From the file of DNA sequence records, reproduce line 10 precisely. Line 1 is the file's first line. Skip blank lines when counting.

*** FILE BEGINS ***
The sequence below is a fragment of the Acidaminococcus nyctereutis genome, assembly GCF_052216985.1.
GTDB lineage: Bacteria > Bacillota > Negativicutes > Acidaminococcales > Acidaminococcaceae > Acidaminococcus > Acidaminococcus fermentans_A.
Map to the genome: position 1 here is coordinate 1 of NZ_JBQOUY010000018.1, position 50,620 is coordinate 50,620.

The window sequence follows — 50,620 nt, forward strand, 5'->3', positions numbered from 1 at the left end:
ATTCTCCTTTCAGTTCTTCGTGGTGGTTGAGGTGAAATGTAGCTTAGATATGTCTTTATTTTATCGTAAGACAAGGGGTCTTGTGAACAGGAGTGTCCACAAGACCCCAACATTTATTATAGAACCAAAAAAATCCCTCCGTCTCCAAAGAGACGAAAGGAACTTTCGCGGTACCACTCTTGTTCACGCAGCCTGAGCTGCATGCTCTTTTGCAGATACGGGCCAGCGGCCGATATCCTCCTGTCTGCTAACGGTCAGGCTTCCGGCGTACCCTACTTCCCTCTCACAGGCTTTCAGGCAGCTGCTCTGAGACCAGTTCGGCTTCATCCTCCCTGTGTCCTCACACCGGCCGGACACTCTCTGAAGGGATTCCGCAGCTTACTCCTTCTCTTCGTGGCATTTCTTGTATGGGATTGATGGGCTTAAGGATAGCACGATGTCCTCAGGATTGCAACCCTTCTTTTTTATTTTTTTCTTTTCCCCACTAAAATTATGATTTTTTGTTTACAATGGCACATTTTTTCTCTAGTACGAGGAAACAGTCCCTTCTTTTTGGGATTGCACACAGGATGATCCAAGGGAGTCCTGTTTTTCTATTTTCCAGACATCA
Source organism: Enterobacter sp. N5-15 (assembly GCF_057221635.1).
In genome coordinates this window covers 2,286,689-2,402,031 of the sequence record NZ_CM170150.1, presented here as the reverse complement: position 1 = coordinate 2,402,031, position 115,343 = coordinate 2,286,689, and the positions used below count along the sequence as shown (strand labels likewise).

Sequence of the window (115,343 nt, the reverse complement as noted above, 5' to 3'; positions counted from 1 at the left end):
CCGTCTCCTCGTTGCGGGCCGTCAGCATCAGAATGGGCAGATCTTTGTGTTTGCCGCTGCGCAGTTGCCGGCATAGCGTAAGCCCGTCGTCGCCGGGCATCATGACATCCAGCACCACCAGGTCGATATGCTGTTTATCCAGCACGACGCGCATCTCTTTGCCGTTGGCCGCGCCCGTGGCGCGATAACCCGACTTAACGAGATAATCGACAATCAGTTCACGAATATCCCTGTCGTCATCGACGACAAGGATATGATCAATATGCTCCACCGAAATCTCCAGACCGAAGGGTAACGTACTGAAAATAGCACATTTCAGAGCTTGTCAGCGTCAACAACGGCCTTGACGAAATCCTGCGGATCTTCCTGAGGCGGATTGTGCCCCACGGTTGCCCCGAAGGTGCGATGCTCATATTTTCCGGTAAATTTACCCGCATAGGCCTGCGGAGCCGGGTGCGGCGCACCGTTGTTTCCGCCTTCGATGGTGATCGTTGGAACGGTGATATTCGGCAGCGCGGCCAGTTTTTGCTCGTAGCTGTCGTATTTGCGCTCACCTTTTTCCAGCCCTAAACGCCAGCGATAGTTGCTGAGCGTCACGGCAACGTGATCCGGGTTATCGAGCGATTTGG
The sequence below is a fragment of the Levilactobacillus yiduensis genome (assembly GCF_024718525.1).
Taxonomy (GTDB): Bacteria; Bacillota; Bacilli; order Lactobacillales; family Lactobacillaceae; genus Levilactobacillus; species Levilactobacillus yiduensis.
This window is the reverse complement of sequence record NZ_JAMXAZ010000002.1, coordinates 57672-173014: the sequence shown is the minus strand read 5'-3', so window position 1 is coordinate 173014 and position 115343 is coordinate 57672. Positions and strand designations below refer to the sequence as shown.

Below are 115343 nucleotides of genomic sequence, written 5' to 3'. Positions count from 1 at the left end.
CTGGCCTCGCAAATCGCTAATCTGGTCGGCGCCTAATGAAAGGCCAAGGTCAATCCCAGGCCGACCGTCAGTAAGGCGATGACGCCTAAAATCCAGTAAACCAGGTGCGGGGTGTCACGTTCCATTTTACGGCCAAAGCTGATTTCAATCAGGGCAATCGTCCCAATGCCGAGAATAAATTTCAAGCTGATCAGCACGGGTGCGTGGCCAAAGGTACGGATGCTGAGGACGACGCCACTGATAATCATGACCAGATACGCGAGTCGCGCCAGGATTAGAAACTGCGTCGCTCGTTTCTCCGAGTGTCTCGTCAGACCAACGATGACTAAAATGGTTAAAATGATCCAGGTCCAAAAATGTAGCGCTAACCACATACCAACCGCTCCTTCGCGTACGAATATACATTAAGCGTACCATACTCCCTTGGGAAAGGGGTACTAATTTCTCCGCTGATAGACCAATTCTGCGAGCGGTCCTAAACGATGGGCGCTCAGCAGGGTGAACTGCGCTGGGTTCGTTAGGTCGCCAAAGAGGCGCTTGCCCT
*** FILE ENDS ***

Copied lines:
The sequence below is a fragment of the Levilactobacillus yiduensis genome (assembly GCF_024718525.1).